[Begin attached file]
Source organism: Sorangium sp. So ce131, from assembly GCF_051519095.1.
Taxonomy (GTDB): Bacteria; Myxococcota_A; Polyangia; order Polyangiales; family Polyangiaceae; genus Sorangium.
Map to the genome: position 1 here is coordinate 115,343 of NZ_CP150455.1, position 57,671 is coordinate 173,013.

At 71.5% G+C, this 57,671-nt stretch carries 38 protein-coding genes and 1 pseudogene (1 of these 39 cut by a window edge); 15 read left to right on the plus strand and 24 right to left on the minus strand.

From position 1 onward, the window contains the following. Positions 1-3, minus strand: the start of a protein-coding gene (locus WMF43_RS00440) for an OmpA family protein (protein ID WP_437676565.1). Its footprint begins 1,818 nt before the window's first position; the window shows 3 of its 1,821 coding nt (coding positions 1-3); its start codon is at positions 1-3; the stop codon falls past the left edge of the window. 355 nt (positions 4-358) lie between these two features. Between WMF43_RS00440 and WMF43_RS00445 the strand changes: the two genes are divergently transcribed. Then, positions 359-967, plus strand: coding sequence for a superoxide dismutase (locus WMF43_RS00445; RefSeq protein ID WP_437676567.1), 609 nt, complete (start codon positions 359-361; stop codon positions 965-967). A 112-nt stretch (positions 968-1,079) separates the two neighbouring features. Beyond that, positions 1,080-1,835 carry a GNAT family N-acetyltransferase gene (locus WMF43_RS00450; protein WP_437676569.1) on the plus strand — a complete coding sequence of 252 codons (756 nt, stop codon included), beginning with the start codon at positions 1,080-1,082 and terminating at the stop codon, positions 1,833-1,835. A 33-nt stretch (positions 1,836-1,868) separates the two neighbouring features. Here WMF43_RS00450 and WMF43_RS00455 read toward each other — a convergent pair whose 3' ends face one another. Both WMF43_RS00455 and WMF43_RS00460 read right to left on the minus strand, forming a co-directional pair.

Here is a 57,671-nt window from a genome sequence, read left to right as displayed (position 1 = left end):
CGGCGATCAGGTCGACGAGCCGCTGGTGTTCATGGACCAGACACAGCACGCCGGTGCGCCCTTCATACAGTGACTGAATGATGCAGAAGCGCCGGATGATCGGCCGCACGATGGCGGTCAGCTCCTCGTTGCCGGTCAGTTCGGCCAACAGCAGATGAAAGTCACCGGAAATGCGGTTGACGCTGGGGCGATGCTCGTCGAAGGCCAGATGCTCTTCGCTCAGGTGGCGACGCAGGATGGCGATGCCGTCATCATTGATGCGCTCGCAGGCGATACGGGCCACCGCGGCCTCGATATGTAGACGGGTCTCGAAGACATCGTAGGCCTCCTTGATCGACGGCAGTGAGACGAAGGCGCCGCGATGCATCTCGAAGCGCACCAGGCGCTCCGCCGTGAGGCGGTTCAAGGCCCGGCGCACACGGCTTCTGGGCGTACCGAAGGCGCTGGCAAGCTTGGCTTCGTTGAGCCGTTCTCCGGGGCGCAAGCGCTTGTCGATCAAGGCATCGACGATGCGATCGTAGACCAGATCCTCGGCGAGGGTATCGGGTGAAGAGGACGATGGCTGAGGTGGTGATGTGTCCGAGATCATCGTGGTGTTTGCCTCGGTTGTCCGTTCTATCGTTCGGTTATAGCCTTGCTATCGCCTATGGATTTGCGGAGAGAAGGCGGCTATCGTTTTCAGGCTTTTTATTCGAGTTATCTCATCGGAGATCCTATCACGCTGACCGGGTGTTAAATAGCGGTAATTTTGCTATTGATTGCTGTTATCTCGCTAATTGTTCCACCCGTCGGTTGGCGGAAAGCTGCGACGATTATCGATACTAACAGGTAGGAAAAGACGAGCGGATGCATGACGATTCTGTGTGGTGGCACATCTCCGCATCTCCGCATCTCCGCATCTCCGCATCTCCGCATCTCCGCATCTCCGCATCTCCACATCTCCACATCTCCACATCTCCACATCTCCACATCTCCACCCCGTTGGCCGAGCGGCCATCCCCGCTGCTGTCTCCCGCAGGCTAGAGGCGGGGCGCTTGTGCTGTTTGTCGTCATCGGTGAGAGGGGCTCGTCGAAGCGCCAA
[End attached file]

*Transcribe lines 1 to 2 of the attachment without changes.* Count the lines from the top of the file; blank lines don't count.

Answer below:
Source organism: Sorangium sp. So ce131, from assembly GCF_051519095.1.
Taxonomy (GTDB): Bacteria; Myxococcota_A; Polyangia; order Polyangiales; family Polyangiaceae; genus Sorangium.